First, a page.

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Image of a woman and child with the text "Supporting Your Kids Through Divorce: What to Expect & How to Deal"

Supporting Your Kids Through Divorce:

What to Expect and How to Deal

Whether it's a new school, a friendship fallout, a different neighborhood, or divorcing parents—transitions are hard for children.

Transitions are hard for adults, too, but our kids—especially the little ones—don't know how to communicate what they're experiencing and don't know how to navigate all the complex emotions. This can, in turn, impact their behavior and future decision-making in a big way.

It's our responsibility as parents to help ease these transitions and actively support and help them through it.

Divorce has a huge impact on all family members—there's no real way around it. But by understanding some of what your children may be experiencing and working hard to create intentional systems of support for them, you can help them navigate this time well.

Here we'll dive into what to expect and how to support your children when navigating divorce, with four practical steps to implement today.

Kids and Divorce: What to Expect

Because children spend such a significant amount of time at school, it's a place where the behavioral changes and impacts of divorce are most obvious. Natalie Parmenter, founder of Primary Focus and a former elementary school educator, joined us on episode 66 of the Divorced and Determined AF podcast to discuss these dynamics.

In Natalie's experience, children with divorcing parents may exhibit behaviors such as:

  • Acting withdrawn and quiet, "checking out" or appearing sullen
  • Becoming overactive and attention-seeking
  • Seeking affirmation from the teacher as a parent figure

Children's personality types and their home situations impact how they behave in these situations. But when home life is in a season of change—they may be moving between houses or things are different—children look for stability. Their teacher is often a parent figure to them, and they often become more clingy or seek attention at school.

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Some of the changes at home will impact the child's behavior. It may be harder for them to complete homework, they may be unsure about their routines, or they may hold on to comfort items like stuffed animals at school. Keeping the teacher aware of the situation is important so they can support your child in class—they can be on the lookout for any behavioral changes and adjust accordingly.

Another key dynamic in divorce that impacts kids is parenting styles. As divorcing couples navigate how to co-parent well, there are bound to be some bumps in the road based on different values, priorities, schedules, etc. This can impact things like:

  • Routines and schedules: Children may go to bed on time and get a good night's sleep at one parent's house and then be totally thrown off routine the next week at the other parent's house.
  • Academic performance: Some households are on top of things like homework, while others aren't. This impacts children's ability to learn and progress in their studies, so it may be something to talk to their teacher about.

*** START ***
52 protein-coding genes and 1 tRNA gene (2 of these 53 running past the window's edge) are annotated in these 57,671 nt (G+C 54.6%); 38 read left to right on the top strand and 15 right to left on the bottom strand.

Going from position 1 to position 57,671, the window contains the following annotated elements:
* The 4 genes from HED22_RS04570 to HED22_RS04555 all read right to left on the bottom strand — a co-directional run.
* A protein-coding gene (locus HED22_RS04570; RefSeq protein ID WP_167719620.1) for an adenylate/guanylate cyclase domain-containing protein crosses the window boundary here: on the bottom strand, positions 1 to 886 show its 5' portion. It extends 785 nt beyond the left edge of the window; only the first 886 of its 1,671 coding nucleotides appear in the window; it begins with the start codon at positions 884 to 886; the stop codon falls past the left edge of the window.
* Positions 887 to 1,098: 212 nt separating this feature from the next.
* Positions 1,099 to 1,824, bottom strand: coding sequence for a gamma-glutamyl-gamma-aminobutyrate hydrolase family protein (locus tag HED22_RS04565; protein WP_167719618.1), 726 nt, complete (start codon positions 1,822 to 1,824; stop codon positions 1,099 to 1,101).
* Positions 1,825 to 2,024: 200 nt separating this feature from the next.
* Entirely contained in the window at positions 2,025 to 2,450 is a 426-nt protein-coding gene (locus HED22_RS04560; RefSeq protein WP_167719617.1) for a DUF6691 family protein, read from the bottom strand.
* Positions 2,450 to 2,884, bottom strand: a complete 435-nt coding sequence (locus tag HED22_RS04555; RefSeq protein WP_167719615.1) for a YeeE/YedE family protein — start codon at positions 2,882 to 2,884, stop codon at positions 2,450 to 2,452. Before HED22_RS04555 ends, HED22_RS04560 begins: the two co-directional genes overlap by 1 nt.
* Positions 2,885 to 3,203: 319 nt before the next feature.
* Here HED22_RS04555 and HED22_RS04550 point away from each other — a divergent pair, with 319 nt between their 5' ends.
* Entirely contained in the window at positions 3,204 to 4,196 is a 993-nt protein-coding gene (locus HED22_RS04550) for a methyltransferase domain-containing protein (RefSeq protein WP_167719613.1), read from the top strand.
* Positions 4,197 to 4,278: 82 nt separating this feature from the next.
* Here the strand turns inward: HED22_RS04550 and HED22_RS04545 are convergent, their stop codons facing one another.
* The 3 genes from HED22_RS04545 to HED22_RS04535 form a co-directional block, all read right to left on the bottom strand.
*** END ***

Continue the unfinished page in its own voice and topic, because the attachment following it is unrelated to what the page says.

• Communication: Simple reminders or notices can be missed if co-parents don't prioritize consistent communication. It's important everyone is kept in the loop so key information isn't missed.

Couples get divorced for a reason, and different parenting styles or values may be one of them. But no matter the reason, co-parents need to work together to ensure tension and friction are not felt by their children.

Teenagers and Divorce: What to Expect

If you're the parent to a teenager, things look a little different. They understand what's happening more than young children and have their own thoughts, ideas, opinions, and feelings on the whole thing... and they'll for sure let you know it in their teenager way!

We can be tempted to assume our teens are mature enough to handle more information than young children, but you still need to have wisdom and hold boundaries in what you communicate with them.

Episode 74 and episode 75 of the Divorced and Determined AF podcast discuss exactly how to approach this discussion with your teenagers. Ann Coleman, the expert I talked to, shares some key things to expect when navigating this situation:

  • They may have questions—you don't have to provide answers. Teenagers may want to know more details than a younger child would, but that doesn't mean you should give all the nitty-gritty details. Don't add a burden onto them by sharing too much information, but keep things brief and focused on how you love and support your child.
  • They may have opinions—you can consider these in your decisions. Unlike younger children, teenagers are likely to have more opinions and ideas about what's happening. Changing houses or schools has a huge impact on their life and they may be very resistant to it. If there are a few options available, you may choose to talk to them and see what they prefer, honoring their opinions. However, in some situations, there is only one option and, even if they don't like it, you have to move forward. In this case, keep your communication clear and loving, supporting them through the transition.